M3 Anglo-Saxon England 410 – 560

Migration 400 – 800. Asaxons

Migration (c.410–c.560)
Main article: Anglo-Saxon settlement of Britain
The end of Roman rule in Britain facilitated the Anglo-Saxon settlement of Britain, which historians often regard as the origin of England and of the English people. The Anglo-Saxons, a collection of various Germanic peoples, established several kingdoms that became the primary powers in present-day England and parts of southern Scotland.[3]They introduced the Old English language, which largely displaced the previous British language. The Anglo-Saxons warred with British successor states in western Britain and the Hen Ogledd (Old North; the Brythonic-speaking parts of northern Britain), as well as with each other. Raids by Vikings became frequent after about AD 800, and the Norsemen settled in large parts of what is now England. During this period, several rulers attempted to unite the various Anglo-Saxon kingdoms, an effort that led to the emergence of the Kingdom of England by the 10th century

The migrations according to Bede, who wrote some 300 years after the event; there is archeological evidence that the settlers in England came from many of these continental locations
The traditional narrative of this period is one of decline and fall, invasion and migration; however, the archaeologist[26] Heinrich Härke stated in 2011:

It is now widely accepted that the Anglo-Saxons were not just transplanted Germanic invaders and settlers from the Continent, but the outcome of insular interactions and changes.[27]

Writing c. 540 Gildas mentions that, sometime in the 5th century, a council of leaders in Britain agreed that some land in the east of southern Britain would be given to the Saxons on the basis of a treaty, a foedus, by which the Saxons would defend the Britons against attacks from the Picts and Scoti in exchange for food supplies. The most contemporaneous textual evidence is the Chronica Gallica of 452 which records for the year 441: “The British provinces, which to this time had suffered various defeats and

The arrival of the Anglo-Saxons into Britain can be seen in the context of a general movement of Germanic peoples around Europe between the years 300 and 700, known as the Migration period (also called the Barbarian Invasions or Völkerwanderung). In the same period there were migrations of Britons to the Armorican peninsula (Brittany and Normandy in modern-day France): initially around 383 during Roman rule, but also c. 460 and in the 540s and 550s; the 460s migration is thought to be a reaction to the fighting during the Anglo-Saxon mutiny between about 450 to 500, as was the migration to Britonia (modern day Galicia, in northwest Spain) at about the same time.[26] The historian Peter Hunter-Blair expounded what is now regarded as the traditional view of the Anglo-Saxon arrival in Britain.[27] He suggested a mass immigration, with the incomers fighting and driving the sub-Roman Britons off their land and into the western extremities of the islands, and into the Breton and Iberian peninsulas.[28] This view is based on sources such as Bede, who mentions the Britons being slaughtered or going into “perpetual servitude”.[29] According to Härke the more modern view is of co-existence between the British and the Anglo-Saxons.[30][31][32] He suggests that several modern archaeologists have now re-assessed the invasion model, and have developed a co-existence model largely based on the Laws of Ine. The laws include several clauses that provide six different wergild levels for the Britons, of which four are below that of freeman.[33] Although it was possible for the Britons to be rich freemen in Anglo-Saxon society, generally it seems that they had a lower status than that of the Anglo-Saxons.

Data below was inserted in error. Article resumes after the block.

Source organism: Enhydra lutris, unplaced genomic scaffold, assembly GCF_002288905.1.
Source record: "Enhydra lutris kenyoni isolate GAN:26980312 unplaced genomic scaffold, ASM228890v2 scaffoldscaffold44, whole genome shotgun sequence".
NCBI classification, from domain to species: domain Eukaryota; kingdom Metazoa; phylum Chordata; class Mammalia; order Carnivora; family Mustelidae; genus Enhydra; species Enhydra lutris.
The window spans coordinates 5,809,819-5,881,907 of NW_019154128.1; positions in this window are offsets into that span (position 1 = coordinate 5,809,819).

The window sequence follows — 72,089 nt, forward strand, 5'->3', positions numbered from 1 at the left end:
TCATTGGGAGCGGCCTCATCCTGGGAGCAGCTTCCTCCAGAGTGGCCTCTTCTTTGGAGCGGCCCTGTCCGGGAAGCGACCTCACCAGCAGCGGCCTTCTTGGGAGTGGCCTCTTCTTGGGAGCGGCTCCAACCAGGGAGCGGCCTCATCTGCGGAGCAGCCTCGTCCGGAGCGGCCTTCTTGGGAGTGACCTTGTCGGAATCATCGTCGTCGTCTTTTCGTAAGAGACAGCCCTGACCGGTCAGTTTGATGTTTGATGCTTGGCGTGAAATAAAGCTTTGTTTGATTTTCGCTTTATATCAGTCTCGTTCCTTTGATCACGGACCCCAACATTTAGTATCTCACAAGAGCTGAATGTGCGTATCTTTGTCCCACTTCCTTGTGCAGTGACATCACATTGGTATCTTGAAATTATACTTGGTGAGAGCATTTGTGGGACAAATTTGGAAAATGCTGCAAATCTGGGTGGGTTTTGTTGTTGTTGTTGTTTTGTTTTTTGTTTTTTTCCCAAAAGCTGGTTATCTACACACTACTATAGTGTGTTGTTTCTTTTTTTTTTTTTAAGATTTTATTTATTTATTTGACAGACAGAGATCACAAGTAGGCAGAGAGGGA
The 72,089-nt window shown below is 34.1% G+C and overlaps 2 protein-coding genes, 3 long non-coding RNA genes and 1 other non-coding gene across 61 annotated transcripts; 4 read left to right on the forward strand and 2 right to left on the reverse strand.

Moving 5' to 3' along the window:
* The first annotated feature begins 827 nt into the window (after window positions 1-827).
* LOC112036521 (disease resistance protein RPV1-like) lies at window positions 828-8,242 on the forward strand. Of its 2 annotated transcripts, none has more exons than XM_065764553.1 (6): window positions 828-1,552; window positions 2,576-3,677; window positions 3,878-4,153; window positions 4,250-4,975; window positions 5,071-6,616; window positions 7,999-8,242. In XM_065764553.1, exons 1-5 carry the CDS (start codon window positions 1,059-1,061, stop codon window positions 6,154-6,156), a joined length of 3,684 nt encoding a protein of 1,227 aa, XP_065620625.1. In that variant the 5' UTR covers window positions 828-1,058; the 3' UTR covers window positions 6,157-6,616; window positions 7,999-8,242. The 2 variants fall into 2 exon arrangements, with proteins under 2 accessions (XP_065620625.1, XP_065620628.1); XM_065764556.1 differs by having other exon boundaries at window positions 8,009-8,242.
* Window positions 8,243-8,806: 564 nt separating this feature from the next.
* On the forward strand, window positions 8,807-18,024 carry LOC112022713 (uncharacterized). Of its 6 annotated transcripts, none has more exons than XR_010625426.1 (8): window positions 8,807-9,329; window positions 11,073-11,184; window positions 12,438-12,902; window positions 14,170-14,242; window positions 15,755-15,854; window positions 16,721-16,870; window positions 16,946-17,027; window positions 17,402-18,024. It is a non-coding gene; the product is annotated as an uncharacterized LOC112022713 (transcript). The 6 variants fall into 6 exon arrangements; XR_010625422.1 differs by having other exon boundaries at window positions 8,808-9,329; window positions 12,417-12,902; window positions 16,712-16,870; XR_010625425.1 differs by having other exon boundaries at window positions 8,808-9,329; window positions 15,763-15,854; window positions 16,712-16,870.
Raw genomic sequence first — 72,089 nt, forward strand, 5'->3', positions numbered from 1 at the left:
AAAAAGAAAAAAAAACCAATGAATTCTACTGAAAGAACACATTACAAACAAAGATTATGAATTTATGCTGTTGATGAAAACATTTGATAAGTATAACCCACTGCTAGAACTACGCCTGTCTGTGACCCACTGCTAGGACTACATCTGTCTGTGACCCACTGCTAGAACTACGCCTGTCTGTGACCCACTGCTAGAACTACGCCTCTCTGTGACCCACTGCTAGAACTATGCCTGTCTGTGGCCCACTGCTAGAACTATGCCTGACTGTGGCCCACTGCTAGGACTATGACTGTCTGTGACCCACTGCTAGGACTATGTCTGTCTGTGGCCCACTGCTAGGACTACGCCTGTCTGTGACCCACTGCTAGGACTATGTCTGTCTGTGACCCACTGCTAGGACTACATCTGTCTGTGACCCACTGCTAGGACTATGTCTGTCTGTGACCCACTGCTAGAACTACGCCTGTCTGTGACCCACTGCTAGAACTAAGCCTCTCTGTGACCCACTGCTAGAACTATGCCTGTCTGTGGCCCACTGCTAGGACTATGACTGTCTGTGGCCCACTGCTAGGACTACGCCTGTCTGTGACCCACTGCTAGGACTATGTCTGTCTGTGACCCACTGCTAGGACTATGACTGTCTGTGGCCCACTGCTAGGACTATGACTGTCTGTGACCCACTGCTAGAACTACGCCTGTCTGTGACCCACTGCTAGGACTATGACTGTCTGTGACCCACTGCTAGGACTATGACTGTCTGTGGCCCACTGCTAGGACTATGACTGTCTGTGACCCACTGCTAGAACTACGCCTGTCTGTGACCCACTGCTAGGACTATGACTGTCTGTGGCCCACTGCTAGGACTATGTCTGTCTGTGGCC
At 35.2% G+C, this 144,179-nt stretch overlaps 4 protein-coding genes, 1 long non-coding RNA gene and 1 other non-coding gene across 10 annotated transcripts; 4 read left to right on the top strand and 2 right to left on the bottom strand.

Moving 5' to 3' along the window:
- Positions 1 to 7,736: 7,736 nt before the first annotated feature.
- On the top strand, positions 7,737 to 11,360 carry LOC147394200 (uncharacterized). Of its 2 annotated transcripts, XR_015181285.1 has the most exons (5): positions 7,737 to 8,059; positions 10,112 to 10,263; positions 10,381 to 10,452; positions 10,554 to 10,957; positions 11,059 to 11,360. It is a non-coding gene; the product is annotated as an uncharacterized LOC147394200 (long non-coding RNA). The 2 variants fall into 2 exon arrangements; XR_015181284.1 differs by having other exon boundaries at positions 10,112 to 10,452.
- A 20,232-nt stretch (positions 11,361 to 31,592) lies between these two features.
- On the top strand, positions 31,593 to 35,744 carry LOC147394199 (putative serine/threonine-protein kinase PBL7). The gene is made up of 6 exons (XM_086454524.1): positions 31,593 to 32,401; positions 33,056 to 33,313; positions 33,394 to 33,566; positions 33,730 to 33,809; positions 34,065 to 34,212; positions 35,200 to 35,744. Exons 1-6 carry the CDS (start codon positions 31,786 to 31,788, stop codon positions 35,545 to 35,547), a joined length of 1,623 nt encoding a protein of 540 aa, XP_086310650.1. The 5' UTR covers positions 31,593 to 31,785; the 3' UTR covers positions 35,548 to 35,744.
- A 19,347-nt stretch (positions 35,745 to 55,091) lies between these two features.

Discussions and analysis still continue on the size of the migration, and whether it was a small elite band of Anglo-Saxons who came in and took over the running of the country, or a mass migration of peoples who overwhelmed the Britons.[34][35][36][37] An emerging view is that two scenarios could have co-occurred, with large-scale migration and demographic change in the core areas of the settlement and elite dominance in peripheral regions.

WESSEX
886 Alfred
899 Edward the elder
924
927 Aethelstan 1st true king of england
939 edmund 1
946 eadred
955 eadwig
959 edgar the peaceful
975 edward the martyr
978 Aethelred the unready

➡️🔴1013 DENMARK INVADES sweyn forkbeard king on xmas day lasts for 41 days
1014 Aethelred returns from exile back to being king
1016 Edmund ironside april to oct (died in nov)
1016 HOUSE OF DENMARK TAKES OVER AGAIN cnut canute all eng xct wessex then all
1035 Harold Harefoot
1040 Harthacnut
1042 HOUSE OF WESSEX BACK ed the confessor

HOLY ROMAN EMPIRE 962 to 1800